By Samuel Hittle
Having access to a door prop is great for developing steps to take down a door. However, it is an even more valuable experience when we are able to attack real doors set in real frames. Since acquired structures with intact doors are difficult to come by, we need to maximize every opportunity to sharpen our forcible entry techniques. This drill looks at a methodical approach to exploit learning potential with a single door.
A lot of our alarms warrant entry but do not justify conventional tactics. For this reason, we should be well-versed in thru-the-lock. Taking advantage of the hardware and locks on the door first will assist us in improving these techniques. Augment the challenge by only using tools you regularly carry and those in your pockets.
When thru-the-lock fails, we have two options: Move to conventional tactics or attempt a modified thru-the-lock, driving the remaining hardware entirely from the door. Another situation where driving hardware from the door becomes beneficial is when commercial or makeshift tenement locks, i.e., 2×4s, chairs) are preventing entry. Driving the components on the inward side away from the slab will allow the wedged device to slide up the door. With the lock faces already removed, practice driving the remaining hardware away from the slab.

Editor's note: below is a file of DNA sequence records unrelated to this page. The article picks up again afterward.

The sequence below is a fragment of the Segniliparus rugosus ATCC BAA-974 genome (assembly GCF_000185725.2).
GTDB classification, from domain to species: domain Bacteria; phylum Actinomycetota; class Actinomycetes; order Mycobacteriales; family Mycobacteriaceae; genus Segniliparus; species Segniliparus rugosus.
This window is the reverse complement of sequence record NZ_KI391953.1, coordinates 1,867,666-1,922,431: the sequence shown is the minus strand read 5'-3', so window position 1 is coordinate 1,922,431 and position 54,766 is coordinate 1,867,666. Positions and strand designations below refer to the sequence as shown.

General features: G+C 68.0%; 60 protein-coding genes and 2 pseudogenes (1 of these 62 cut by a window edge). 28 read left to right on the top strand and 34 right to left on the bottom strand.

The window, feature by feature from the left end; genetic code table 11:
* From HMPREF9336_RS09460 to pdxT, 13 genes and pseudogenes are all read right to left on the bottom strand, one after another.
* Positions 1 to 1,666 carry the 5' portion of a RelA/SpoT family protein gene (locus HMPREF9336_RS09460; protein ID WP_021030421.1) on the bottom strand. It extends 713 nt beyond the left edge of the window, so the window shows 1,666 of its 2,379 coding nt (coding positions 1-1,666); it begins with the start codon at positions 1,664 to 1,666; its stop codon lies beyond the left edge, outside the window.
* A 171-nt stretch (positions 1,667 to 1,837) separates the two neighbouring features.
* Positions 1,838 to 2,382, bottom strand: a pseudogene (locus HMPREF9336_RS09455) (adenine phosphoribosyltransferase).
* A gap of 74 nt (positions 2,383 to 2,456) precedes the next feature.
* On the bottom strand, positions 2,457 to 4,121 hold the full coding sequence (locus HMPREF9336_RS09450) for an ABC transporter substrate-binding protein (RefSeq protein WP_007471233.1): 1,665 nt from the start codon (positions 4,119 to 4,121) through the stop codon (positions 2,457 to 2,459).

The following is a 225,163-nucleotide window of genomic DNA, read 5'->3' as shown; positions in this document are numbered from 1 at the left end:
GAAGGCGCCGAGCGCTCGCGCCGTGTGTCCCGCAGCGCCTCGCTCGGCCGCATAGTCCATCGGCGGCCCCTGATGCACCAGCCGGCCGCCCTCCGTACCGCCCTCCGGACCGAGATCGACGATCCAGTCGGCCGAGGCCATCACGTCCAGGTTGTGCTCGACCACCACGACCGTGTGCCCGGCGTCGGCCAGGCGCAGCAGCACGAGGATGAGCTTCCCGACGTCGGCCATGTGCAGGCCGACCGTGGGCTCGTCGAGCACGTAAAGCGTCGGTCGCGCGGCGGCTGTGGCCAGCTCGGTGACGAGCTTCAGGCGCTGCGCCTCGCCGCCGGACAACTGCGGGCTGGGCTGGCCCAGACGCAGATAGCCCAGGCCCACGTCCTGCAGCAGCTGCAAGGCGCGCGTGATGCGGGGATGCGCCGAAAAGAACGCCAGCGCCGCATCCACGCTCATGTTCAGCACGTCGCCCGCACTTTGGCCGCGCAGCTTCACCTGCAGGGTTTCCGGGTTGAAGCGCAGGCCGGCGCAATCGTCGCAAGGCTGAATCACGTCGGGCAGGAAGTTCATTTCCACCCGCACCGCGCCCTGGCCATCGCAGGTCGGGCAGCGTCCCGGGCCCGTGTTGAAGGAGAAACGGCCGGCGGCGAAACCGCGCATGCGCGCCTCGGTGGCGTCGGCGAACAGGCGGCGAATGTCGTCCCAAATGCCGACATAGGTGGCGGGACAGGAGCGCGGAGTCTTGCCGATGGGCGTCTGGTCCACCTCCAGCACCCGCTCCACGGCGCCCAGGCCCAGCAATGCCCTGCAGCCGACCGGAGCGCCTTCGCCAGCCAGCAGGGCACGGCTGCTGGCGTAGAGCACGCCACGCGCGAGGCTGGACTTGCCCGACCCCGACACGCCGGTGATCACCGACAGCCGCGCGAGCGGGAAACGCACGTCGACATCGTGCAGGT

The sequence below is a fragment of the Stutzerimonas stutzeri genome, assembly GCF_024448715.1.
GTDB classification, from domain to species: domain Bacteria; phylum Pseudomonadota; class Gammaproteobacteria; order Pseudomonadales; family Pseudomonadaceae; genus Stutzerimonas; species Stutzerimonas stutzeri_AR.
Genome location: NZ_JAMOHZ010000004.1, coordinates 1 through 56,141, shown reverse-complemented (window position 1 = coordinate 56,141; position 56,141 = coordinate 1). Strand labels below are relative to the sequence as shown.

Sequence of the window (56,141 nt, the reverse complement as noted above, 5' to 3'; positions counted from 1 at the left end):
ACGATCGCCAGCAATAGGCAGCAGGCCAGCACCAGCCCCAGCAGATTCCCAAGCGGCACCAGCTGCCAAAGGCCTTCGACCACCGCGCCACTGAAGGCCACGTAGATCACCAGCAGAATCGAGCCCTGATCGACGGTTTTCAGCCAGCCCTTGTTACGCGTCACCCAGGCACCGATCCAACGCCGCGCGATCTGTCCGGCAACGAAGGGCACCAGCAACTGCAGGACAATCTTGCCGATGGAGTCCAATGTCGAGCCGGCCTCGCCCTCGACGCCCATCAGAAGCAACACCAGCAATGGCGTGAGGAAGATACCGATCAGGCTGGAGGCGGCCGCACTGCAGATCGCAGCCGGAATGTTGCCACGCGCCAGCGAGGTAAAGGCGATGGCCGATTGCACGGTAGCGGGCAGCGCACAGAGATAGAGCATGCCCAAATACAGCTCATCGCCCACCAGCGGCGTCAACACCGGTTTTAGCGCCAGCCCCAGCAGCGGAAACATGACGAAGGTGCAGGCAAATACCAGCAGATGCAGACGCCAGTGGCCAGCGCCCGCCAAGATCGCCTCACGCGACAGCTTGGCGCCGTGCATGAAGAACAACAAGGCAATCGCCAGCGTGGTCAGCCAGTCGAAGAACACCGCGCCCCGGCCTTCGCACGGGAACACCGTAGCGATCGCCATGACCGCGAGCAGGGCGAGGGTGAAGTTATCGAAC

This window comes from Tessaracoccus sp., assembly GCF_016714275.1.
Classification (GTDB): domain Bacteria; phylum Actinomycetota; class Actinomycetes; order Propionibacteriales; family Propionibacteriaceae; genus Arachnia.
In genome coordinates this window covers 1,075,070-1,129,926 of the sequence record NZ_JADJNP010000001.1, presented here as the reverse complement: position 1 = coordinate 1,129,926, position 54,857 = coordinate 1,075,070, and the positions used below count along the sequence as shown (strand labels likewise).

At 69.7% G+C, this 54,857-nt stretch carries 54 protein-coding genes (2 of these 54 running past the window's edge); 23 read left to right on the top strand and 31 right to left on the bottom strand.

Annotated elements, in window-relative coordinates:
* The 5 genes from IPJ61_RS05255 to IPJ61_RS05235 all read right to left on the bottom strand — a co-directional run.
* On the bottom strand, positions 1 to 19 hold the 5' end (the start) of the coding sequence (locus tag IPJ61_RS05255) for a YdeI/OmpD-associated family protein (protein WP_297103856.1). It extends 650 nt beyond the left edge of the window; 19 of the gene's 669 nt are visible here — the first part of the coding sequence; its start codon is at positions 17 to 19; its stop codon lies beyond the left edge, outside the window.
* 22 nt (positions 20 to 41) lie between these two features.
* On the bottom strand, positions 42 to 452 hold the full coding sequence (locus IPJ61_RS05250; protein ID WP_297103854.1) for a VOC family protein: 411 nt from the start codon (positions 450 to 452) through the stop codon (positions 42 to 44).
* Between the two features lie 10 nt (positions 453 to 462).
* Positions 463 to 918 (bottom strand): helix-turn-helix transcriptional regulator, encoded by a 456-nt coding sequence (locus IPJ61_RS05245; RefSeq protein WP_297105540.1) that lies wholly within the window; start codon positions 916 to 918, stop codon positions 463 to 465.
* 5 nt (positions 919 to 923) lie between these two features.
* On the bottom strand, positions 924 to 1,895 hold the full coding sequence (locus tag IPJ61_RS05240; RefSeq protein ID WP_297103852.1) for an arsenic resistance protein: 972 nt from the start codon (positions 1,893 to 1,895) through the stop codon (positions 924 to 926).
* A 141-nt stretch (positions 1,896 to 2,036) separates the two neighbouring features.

After the hardware and locks are removed, we can work on conventional inward tactics by securing the door with hinges or steel plates. This can be repeated as long as the door system endures.
With the latch side exhausted, we can start working on the hinge side of the door. Start by practicing hinge removal techniques using hand tools. First, eradicate the top hinge, then the bottom one, leaving the middle hinge(s) intact.
Next, resecure the latch side using one or two of the removed hinges. Then, using the intact middle hinge(s) as a lock, work on conventional outward tactics. An additional hinge or steel plate can be added for more resistance.
Finally, collect some of the removed hinges, take them back to the firehouse, fasten them between some 2×4s, and practice cutting them with a circular saw.
Download this drill as a PDF HERE .
Samuel Hittle is a lieutenant with the Wichita (KS) Fire Department and an instructor with Traditions Training, LLC.